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Motte and bailey castle and shell keep castle at Harbottle

A Scheduled Monument in Harbottle, Northumberland

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Latitude: 55.3373 / 55°20'14"N

Longitude: -2.1079 / 2°6'28"W

OS Eastings: 393253.870824

OS Northings: 604810.737241

OS Grid: NT932048

Mapcode National: GBR F6QQ.FJ

Mapcode Global: WHB0M.L3GP

Entry Name: Motte and bailey castle and shell keep castle at Harbottle

Scheduled Date: 26 November 1932

Last Amended: 10 October 2001

Source: Historic England

Source ID: 1020386

English Heritage Legacy ID: 20959

County: Northumberland

Civil Parish: Harbottle

Traditional County: Northumberland

Lieutenancy Area (Ceremonial County): Northumberland

Church of England Parish: Upper Coquetdale

Church of England Diocese: Newcastle


The monument includes an exceptionally well-preserved Norman motte and bailey
castle and later shell keep situated in a strategic position guarding one of
the main crossings of the Cheviot Hills. The motte and bailey was constructed
in the early 12th century by the then Lord Redesdale when he moved his capital
from Elsdon to Harbottle. The conical motte stands to a height of
approximately 10m and measures 90m across at the base and 22m across its
circular top. It is surrounded by a ditch which is on average 18m wide and has
a maximum depth of 1.8m. The accompanying bailey lies to the north, east and
west of the motte and is delineated by a massive earthern rampart 2.4m wide
which stands up to 10m above the bottom of a ditch 12m wide. The bailey
measures a maximum of 140m east to west by 100m north to south with a
causewayed entrance through the eastern side approached by a sunken roadway. A
shell keep was constructed on the motte later in the 12th century accompanied
by a castle yard. Over the subsequent centuries this has been damaged and
restored several times; today the visible remains are fragmentary, comprising
the lower courses of the shell keep and parts of the curtain wall which are
best preserved on the west where it stands in parts to over 6m. The castle is
Listed Grade I.

The site of the monument is shown on the attached map extract.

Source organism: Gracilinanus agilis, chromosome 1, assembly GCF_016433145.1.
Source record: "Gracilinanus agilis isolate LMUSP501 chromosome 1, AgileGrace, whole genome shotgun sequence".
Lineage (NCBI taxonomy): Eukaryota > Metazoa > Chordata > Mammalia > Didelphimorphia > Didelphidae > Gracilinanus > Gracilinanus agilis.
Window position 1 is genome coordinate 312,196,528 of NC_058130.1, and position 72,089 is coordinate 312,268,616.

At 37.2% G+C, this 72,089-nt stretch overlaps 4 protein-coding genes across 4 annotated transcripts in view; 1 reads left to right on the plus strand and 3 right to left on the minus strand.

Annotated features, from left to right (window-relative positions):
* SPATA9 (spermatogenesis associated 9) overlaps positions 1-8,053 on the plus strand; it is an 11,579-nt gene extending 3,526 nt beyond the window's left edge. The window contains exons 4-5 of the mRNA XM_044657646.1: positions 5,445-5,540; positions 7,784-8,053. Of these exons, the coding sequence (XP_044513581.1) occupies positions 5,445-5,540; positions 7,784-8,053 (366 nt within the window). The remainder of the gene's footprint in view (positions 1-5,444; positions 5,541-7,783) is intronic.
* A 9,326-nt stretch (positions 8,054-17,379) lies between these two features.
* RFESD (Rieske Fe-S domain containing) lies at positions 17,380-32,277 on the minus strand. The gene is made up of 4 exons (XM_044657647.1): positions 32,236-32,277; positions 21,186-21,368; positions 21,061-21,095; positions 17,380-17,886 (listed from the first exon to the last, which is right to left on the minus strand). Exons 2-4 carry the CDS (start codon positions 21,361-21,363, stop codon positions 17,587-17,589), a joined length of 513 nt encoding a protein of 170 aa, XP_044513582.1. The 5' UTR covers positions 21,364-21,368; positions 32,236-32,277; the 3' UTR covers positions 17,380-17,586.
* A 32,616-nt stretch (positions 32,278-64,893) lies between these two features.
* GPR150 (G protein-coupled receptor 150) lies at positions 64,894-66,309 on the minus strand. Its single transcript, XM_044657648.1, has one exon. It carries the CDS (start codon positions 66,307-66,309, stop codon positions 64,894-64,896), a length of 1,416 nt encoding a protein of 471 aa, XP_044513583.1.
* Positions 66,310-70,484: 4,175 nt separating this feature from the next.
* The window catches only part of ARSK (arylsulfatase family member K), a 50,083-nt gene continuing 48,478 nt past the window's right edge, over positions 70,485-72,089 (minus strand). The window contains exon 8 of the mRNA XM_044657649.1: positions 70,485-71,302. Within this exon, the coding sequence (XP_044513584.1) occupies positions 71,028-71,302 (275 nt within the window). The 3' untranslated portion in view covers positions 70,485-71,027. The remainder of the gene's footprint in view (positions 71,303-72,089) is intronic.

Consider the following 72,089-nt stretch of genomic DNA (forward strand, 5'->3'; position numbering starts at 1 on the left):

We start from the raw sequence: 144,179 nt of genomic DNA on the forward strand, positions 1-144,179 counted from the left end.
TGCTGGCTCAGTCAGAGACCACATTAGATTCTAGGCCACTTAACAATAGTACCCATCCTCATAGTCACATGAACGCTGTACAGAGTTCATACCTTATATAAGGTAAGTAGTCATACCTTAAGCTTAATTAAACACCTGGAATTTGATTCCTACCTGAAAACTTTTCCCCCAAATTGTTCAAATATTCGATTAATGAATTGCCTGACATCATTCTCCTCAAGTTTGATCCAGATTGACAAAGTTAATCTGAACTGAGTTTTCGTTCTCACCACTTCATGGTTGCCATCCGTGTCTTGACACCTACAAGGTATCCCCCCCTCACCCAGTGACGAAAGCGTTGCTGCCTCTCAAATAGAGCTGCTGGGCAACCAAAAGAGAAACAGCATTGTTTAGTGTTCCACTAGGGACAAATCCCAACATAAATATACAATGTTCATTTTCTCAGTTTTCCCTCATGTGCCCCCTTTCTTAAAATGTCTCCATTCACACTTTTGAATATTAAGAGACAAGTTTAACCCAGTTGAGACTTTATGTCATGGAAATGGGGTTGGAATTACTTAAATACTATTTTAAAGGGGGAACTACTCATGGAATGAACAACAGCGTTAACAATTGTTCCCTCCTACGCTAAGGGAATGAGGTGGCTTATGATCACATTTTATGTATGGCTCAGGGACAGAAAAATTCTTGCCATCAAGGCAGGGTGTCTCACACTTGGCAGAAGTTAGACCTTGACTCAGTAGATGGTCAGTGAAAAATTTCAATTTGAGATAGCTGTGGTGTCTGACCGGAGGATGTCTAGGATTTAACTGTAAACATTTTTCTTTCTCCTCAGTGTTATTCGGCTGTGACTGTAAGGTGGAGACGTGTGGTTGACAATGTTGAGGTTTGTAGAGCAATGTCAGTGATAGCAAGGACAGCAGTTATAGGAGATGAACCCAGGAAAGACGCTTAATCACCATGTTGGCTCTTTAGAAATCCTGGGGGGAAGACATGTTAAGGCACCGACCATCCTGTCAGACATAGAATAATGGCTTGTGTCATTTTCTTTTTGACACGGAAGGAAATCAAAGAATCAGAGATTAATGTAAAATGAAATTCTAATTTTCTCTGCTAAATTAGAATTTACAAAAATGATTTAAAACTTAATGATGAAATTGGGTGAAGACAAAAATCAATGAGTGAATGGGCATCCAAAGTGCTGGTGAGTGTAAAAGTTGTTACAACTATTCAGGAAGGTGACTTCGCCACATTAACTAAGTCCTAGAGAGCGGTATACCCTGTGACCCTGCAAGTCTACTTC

It includes a 2 metre boundary around the archaeological features,
considered to be essential for the monument's support and preservation.

Source: Historic England

Reasons for Scheduling

Motte and bailey castles are medieval fortifications introduced into Britain
by the Normans. They comprised a large conical mound of earth or rubble, the
motte, surmounted by a palisade and a stone or timber tower. In a majority of
examples an embanked enclosure containing additional buildings, the bailey,
adjoined the motte. Motte castles and motte-and-bailey castles acted as
garrison forts during offensive military operations, as strongholds, and in
many cases, as aristocratic residences and as centres of local or royal
administration. Built in towns and villages and open countryside, motte and
bailey castles generally occupied strategic positions dominating their
immediate locality and, as a result, are the most visually impressive
monuments of the early post-Conquest period surviving in the modern landscape.
Over 600 motte castles or motte-and-bailey castles are recorded nationally,
with examples known from most regions. As one of a restricted range of
recognised early post-Conquest monuments, they are particulary important for
the study of Norman Britain and the development of the feudal system. Although
many were built and occupied for only a short period of time, motte castles
continued to be built and occupied from the 11th to the 13th centuries, after
which they were superseded by other types of castle.
Between the Conquest and the mid-13th century, usually during the 12th century
a number of motte and bailey castles and ringworks were remodelled in stone.
In the case of mottes, the timber palisade was replaced by a thick wall to
form a `shell keep'. If the tower on the motte was of timber, this may also
have been replaced in masonry and, if a bailey was present, its ramparts were
often strenghtened with a curtain wall. Within the keep, buildings for
domestic or garrison purposes were often constructed against the inside of the
keep wall. Although over 600 motte castles or motte and bailey castles are
recorded nationally, examples converted into shell keeps are rare with only
about 60 sites known to have been remodelled in this way. As such, and as one
of a restricted range of recognised post-Conquest monuments, they are
particularly important for the study of Norman Britain and the development of
the feudal system. In view of this, all surviving examples will normally be
identified as nationally important.
The motte and bailey castle and later shell keep at Harbottle are
exceptionally well-preserved and this, along with the important strategic
location and the archaeological deposits which the site contains, make it one
of the most important medieval fortifications in Northumberland.

Source: Historic England


Books and journals
Hope-Dodds, M , The Victoria History of the County of Northumberland: Volume XII, (1940)
Ryder, P F, Harbottle Castle: a short Historical and Descriptive Account, (1990)
Northern Archaeological Associates, Harbottle Castle: Arch. recording & rectified photography, 1991,
St Joseph, J K,

Source: Historic England

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